Should Michigan lease 15,000+ acres of minerals to Eagle Mine?

Friends, another critical public comment period came to a close this weekend – concerning this outrageous mineral lease request from Eagle Mine targeting public lands in four counties —Baraga, Houghton, Iron and Marquette –  in Michigan’s Upper Peninsula:

“Eagle Mine LLC, of Champion, Michigan, has requested direct development metallic minerals leases from the State of Michigan covering Department of Natural Resources (DNR) metallic mineral rights located within T47N R34W, T47N R35W, T51N R30W, and T51N R31W, located in Baraga County; also T47N R35W and T47N R36W, located in Houghton County; also T46N R34W and T46N R35W, located in Iron County; and T50N R28W, located in Marquette County, containing a total of 15,274.27 acres, more or less.”

Our concerns with Eagle Mine’s alarming environmental record are well known. In reviewing these lease nominations, the Mining Action Group also identified problems with the DNR’s public process, and broad concerns about the scope of the proposed leases, the trend of increasing mineral exploration targeting public lands, and the specific threats posed to natural resources (water quality risks, habitat disruptions, industrial land uses incompatible with land management goals, etc.). On behalf of our supporters, advisors, and other concerned citizens, we submitted extensive written comments to the Michigan Department of Natural Resources.

Conclusions:

Some of these state-protected and federally-owned public lands should absolutely not be leased. We believe that the landscape-scale expansion of mineral leasing and exploration is not the best or most desirable land use, and the stipulations and restrictions provided are insufficient to protect natural resources. As environmental stakeholders, we have identified several opportunities for process reform related to the DNR’s duty to inform the public of proposed Mineral Leases, and better safeguard the Public Trust.

Specific Requests:

  • We strongly urge the Department of Natural Resources to deny the mineral lease sought by Eagle Mine LLC for 40 acres of State-owned land on the Yellow Dog Plains (T50N R28W, Marquette County).
  • For parcels having stipulations of “Threatened or Endangered Species Habitat”, The DNR should consult its own records, the Michigan Natural Features Inventory database, and/or the Ottawa National Forest data to find out what state- or federally-list rare species are known to occur on these lands. The DNR should then consider whether mineral exploration on these lands has a significant chance of damaging or destroying any existing populations of these species. If so, the mineral rights beneath these parcels should NOT be leased for mineral exploration. Additionally, all of these parcels should be reconsidered in terms of the potential impacts to critical habitat for newly listed Endangered species, such as the Northern Long-Eared Bat (and protection of hibernacula) and the Rusty Patched Bumble Bee.
  • For mineral leases within the Wild and Scenic corridor of the Ontonagon River, we recommend no mineral leases be issued (deferring to federal protection of surface resources). These include parcels in T47N, R36W, Sections 9, 15, 23, 25, 26, 35 and 36.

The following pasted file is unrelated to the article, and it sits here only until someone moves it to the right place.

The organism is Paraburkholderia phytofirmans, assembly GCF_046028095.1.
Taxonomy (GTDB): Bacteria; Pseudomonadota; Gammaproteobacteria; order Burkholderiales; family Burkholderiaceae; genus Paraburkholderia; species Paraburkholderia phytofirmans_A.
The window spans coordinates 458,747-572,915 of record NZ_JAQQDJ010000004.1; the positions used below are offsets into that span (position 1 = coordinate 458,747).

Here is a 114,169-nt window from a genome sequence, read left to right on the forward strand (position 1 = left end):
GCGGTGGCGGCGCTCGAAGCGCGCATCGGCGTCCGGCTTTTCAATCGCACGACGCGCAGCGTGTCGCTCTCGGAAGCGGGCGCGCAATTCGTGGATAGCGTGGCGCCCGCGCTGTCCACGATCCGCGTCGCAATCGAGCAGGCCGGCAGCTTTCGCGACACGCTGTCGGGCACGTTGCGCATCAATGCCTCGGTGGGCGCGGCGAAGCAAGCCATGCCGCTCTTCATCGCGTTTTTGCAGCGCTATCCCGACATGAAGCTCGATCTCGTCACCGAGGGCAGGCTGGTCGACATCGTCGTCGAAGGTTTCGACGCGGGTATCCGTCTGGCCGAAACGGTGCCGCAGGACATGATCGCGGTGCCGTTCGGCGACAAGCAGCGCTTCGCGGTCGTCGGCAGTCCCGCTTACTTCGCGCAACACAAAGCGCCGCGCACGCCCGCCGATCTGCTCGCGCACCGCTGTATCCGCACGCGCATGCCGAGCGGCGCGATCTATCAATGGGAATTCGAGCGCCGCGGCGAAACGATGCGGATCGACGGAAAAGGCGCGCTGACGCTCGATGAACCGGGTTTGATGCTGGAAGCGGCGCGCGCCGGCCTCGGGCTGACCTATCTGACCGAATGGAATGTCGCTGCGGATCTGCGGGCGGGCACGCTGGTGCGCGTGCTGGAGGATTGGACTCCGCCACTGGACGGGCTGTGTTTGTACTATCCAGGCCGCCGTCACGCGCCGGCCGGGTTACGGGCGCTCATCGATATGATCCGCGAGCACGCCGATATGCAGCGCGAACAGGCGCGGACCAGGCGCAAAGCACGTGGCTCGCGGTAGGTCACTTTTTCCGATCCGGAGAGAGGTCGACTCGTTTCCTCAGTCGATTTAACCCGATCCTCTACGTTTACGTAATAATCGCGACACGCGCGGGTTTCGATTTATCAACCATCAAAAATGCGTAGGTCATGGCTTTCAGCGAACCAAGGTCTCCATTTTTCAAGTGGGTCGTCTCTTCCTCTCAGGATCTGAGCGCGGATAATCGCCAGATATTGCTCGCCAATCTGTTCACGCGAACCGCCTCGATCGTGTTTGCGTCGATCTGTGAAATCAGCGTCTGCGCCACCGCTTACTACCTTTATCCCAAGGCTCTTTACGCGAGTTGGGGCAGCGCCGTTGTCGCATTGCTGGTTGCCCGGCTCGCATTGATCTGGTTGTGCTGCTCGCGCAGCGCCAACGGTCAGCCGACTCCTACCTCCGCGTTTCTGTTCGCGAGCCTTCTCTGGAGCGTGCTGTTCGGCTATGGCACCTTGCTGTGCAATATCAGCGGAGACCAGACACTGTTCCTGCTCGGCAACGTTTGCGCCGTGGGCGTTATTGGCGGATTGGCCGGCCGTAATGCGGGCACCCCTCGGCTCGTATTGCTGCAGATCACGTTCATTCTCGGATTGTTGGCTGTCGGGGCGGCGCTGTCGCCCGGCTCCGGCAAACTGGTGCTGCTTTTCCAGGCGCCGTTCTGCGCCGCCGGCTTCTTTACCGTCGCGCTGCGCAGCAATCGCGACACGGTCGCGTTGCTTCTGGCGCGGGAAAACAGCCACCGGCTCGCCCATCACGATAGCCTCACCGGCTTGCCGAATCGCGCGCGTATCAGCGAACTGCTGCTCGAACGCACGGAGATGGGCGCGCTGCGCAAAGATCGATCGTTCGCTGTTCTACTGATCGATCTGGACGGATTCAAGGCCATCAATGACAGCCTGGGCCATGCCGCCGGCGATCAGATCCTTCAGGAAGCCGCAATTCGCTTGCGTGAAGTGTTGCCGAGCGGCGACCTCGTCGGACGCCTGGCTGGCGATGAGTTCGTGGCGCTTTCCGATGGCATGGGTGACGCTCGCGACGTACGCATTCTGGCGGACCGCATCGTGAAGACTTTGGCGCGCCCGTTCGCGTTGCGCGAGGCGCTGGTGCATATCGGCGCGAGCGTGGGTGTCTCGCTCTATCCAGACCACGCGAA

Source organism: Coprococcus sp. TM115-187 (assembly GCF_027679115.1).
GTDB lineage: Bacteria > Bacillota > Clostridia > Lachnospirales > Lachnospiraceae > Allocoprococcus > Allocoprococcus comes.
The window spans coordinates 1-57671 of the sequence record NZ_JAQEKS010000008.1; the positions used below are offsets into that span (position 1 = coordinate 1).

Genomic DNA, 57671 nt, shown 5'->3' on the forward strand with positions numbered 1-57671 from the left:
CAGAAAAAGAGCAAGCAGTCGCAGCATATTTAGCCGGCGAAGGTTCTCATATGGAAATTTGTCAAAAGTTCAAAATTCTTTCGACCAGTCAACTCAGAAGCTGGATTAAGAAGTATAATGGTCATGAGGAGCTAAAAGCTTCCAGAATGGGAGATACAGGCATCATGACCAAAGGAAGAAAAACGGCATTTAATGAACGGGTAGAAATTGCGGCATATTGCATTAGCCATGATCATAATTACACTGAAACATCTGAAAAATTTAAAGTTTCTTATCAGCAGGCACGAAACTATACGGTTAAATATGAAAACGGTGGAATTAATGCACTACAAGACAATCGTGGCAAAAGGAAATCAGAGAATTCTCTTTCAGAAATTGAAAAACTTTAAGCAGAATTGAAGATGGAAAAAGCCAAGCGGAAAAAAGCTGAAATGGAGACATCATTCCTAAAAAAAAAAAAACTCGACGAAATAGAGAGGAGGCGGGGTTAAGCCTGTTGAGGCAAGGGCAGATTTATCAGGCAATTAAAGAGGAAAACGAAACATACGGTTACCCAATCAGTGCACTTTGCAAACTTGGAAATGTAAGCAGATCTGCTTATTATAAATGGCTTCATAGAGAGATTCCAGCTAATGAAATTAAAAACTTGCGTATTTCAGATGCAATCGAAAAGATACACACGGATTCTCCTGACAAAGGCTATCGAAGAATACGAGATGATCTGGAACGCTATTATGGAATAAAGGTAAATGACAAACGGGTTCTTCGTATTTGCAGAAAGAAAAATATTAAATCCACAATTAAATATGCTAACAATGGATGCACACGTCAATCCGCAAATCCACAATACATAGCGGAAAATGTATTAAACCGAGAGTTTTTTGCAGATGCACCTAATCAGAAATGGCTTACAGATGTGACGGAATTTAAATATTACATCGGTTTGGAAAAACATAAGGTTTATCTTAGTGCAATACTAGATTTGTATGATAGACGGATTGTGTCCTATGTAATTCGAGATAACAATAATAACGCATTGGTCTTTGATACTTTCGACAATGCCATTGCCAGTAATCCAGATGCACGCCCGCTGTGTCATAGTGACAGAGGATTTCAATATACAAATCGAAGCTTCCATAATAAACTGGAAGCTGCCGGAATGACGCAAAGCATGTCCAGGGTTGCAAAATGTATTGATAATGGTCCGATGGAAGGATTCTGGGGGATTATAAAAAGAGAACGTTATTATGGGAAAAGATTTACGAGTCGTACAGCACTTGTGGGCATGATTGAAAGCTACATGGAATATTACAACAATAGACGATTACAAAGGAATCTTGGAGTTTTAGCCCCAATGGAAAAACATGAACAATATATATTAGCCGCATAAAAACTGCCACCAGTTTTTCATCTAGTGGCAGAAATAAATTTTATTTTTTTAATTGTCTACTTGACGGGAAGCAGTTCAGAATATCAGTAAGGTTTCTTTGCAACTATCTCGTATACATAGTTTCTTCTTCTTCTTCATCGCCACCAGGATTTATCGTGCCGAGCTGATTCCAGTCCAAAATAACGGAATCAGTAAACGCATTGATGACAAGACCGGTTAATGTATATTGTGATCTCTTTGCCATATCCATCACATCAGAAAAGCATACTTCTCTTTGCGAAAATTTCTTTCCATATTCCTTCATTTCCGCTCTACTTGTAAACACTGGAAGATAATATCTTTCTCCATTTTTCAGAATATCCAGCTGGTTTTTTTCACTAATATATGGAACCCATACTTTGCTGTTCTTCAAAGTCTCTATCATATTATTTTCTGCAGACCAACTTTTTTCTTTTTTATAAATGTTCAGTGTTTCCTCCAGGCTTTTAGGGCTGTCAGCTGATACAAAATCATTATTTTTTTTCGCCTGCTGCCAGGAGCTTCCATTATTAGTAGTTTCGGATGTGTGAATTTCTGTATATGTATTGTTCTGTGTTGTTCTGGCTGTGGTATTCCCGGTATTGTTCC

• Downstream from these lease requests, the East Branch of the Ontonagon becomes a designated National Wild River. If leases are considered, they must be re-evaluated in terms of the federal restriction of “1/4 mi on each side of designated Wild and Scenic and Recreational rivers.” Land within this corridor has special protection. Strongest protection is for for Wild Rivers, where federal mineral rights are withdrawn. Water quality within this segment is also strictly protected.
  • We strongly object to the proposed mineral leases that are partly or entirely within lands being considered for inclusion in the National Wild & Scenic River system. This includes parcels T47N, R34W Sections 9, 10, 15, 16, 22, 26, 27, 28, and 35, which fall partly or entirely within the National Wild and Scenic River study area for the Net River. We ask that the DNR defer to the federal study process and deny leases to mineral rights under these lands.
  • The DNR should consult with its own biologists and with Ottawa National Forest biologists and land managers before leasing any of the other parcels under these public lands.
  • Land management plans for forest units on state lands in these counties should be updated to accurately reflect the widening threats of mineral exploration and changing land use.

In closing, we repeat the statement made by the DNR’s Brian Roell, concerning the unexamined cumulative impacts of mineral leasing and the fact that “present and anticipated increase of mining exploration activity in this area could individually and/or cumulatively adversely impact the long-term viability of various wildlife populations in this region.” When and how will the DNR tally the cumulative environmental impacts of these pending mineral lease decisions? In our opinion, leasing decisions are made in a predictable and piecemeal fashion, disregarding obvious trends and cumulative impacts to natural resources. The current proposal to lease more than 15,000 acres of State forest land to a single mining company is staggeringly short-sighted, and if approved will further undermine our Public Lands and jeopardize Michigan’s long-term stewardship of public forest land, public access, clean water, sustainable forestry, and protective management of Michigan’s wildlife and fisheries. ALL of the proposed leases should be re-examined with an eye to the protection of wild lands, wild rivers, scientific study sites, and critical habitat, both known and potential, necessary for threatened and endangered species.”

Review

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